Canine Pyometra Signs, Treatments
Canine Pyometra is a serious infection of the uterus.
This infection can cause the death of the dog. The incidence of this infection in unspayed animals is quite high.
This infection occurs when a dog's immune system is low and the animal is in heat. The E.
coli bacteria cause canine pyometra infection and the incidence is higher among middle aged and older dogs. This infection is also associated with complicated pregnancies, spontaneous abortions and still born puppies.
Causes of Dog Pyometra:
Though there are many bacteria that may cause this infection, one of the main causes of this infection are the E coli bacteria. This infection is caused during an animal's heat cycle. During the cycle, the cervix relaxes and opens up a little, allowing bacteria to enter.
However, as the animal's heat cycle finishes up, the cervix closes up once again and the bacteria remains trapped.
In pyometra, female dogs suffer from cysts inside the uterine lining. These cysts are filled with a liquid and this liquid slowly drains into the body of the animal. This fluid causes a thickening of the walls of the uterus and the organs starts to enlarge. The uterus contains two hornlike structures, usually small pencil shaped pouches, which in the affected animals increase 10-15 times in size. The sacs continue to brim over with the liquids and the liquids often spill out.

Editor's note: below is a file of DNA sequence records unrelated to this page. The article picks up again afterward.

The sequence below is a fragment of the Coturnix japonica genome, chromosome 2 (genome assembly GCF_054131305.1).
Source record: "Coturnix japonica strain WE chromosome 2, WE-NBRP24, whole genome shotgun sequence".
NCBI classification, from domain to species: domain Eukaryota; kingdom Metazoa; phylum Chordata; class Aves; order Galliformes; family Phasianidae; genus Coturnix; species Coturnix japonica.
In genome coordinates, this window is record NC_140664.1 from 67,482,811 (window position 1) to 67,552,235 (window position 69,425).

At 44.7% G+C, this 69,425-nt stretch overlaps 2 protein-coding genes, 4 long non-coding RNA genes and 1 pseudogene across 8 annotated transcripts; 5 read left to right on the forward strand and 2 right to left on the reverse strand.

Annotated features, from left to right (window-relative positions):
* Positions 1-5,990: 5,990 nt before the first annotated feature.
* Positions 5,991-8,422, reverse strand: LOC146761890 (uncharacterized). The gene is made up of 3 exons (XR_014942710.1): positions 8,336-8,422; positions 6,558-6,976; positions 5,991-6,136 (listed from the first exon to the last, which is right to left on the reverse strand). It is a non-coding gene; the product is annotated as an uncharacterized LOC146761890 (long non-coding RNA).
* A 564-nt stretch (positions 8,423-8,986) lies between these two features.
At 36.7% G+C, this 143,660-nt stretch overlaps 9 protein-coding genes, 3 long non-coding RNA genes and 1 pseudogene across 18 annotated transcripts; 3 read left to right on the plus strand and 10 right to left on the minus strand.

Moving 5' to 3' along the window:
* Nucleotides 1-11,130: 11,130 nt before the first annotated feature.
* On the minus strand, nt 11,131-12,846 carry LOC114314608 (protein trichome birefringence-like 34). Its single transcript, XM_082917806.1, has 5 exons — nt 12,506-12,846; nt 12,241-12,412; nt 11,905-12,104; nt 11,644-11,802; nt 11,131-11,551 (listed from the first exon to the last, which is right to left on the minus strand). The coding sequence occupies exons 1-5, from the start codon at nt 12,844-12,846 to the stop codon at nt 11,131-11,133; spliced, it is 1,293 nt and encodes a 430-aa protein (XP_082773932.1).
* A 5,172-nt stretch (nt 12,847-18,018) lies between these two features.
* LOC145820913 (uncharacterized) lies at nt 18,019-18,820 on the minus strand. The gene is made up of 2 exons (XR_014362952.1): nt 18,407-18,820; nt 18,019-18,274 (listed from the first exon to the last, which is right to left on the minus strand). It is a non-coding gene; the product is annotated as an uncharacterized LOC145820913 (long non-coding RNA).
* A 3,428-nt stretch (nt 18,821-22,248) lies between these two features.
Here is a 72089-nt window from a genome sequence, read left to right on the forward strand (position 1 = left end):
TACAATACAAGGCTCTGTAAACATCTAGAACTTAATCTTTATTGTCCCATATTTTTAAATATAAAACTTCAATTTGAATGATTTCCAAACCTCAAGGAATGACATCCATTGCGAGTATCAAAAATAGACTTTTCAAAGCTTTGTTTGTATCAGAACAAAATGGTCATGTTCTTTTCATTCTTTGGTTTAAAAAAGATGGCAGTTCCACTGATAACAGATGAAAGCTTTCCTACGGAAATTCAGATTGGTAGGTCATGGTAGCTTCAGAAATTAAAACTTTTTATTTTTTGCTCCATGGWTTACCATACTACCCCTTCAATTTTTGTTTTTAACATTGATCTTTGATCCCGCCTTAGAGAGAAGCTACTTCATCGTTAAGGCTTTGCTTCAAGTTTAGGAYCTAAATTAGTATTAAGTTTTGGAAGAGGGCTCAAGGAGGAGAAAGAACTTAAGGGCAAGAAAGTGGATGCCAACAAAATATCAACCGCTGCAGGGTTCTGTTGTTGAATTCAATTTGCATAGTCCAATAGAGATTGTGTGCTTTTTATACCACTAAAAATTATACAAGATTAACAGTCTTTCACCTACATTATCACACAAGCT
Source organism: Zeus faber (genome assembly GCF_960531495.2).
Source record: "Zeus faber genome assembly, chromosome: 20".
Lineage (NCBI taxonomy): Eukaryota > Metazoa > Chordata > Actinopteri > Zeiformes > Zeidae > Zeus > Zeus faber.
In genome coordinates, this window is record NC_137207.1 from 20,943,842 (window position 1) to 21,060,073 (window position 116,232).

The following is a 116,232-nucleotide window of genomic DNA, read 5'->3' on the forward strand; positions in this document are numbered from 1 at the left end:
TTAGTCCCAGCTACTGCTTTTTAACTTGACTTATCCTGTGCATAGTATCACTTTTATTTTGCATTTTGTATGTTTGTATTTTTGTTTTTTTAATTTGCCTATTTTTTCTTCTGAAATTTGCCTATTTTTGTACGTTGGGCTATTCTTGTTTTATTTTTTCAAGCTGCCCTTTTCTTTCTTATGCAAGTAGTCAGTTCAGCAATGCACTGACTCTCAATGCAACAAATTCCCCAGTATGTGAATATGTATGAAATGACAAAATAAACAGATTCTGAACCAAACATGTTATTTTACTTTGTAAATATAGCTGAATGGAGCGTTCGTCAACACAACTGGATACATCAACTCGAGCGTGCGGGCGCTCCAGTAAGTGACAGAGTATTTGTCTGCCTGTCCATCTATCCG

Symptoms of Canine Pyometra:
Dogs suffering from pyometra may have a foul smelling discharge coming out of their cervix. The cervix may be dilated or closed shut. The foul smelling discharge occurs in an open cervix. In a closed cervix, the discharge remains in the body and the uterus keeps enlarging, making the dog extremely sick.
- Smelly discharge from the dog's vagina
- Enlargement of the posterior abdomen of the affected dog
- Occasional spurts of pus from the cervix.
- Disinterest in eating and lethargy
- Frequent dog vomiting
- Excessive drinking of water and excessive urinating
Treatment of Pyometra in Dogs:
The affected dog should be taken to the veterinarian as soon as possible. The vet will conduct a thorough physical examination of the dog and then maybe ask for an x-ray to ascertain the exact causes for the symptoms. The vet may also ask for blood tests to check for the presence of the bacteria that cause pyometra. After careful examination, if your pet is diagnosed with pyometra, the only treatment that can be done is a surgery to remove the uterus.